The unravelling, sordid Brisbane of this novel’s past is that of my childhood. I experienced it then through ABC News, Courier Mail headlines, and the parts of the story I pleaded with my parents to decode and explain. This novel too gives us a story of missing parts. Survival, here, requires a kind of unearned forgiveness of the past. This is a kind of Australia.
Alexis Wright, The Swan Book (2013)
There are extraordinary ways in which the universe of The Swan Book has been removed from an obvious present. Set a century in the future, it presents a planet beset by climate wars. Respecting no split between the literal and the mythical, poetry is allowed to become real. Swans gather to protect Oblivia, the story’s mute central character, who is first found among the roots of a gum tree. It is a place far away but, of course, it is exactly here.
The voice is a concentrated conflation of languages, legends, cultures, songs. It is virtuosic and all entirely necessary. Wright is telling a story that is difficult and true and whose roots run deeper than any other. From the opening we are taken to this miraculous, inciting place:
Upstairs in my brain, there lives this kind of cut snake virus in its doll’s house. Little stars shining over the moonscape garden twinkle endlessly in a crisp sky. The crazy virus just sits there on the couch and keeps a good old qui vive out the window for intruders.
We go with Oblivia from a trapped community in a swamp of broken boats and knowing animals. She is to marry Warren Finch, the first Aboriginal president of Australia. We go south, to the city: to a futured, contemporary Australia. It is a novel about the governing and protection of stories, thought and land. It is about knowing home, and makes urgent demands for the future of all life. Late in the novel, Wright has the monkey, Rigoletto, angry at Oblivia and getting to the heart of things:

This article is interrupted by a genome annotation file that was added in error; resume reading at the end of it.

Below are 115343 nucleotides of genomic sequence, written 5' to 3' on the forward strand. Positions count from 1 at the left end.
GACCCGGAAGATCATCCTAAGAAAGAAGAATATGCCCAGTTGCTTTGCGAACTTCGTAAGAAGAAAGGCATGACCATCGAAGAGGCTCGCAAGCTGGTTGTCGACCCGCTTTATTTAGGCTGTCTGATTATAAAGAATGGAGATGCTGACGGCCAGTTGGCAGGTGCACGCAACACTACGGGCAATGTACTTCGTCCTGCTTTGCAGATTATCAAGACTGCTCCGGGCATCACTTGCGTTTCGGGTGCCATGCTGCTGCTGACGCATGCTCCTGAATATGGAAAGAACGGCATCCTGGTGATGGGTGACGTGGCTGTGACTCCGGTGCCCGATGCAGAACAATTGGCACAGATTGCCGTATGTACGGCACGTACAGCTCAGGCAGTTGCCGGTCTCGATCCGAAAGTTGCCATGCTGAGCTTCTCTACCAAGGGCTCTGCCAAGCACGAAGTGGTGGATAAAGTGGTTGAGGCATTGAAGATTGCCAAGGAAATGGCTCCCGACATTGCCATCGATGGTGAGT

He swallowed a lot of water from screaming his lungs out for nothing in all forms of language. Swallowed language. Moral language. Peace and harmony language. Religious language. Angry language. Law language. Culture language. Political language. Enthusiastic language. Monkey language. The wings of language will never again fly so triumphantly in the soulless country.
These three books make up a picture of Australia; that place I earlier claimed not to recognise. This was a lie, of course. Or more generously an evasion. Perhaps Australia is a difficult, unknowable thing, and perhaps some of us won’t ever shake that feeling of disconnection. But we’re here and we’re alive and this comes with duties. To sweep away abstraction; to decode and explain; to respond to urgent demands. •
Note: This piece was written before the sad passing of Andrew McGahan on 1 February 2019.
Robert Lukins is a writer who lives in Melbourne. He has worked as an art researcher and journalist. The Everlasting Sunday (UQP) is his first novel.
- Sue Thomas, ‘Writing the Self: Barbara Hanrahan’s The Scent of Eucalyptus’, Kunapipi, vol. 11, no. 3, 1989, <http://ro.uow.edu.au/kunapipi/vol11/iss3/13>.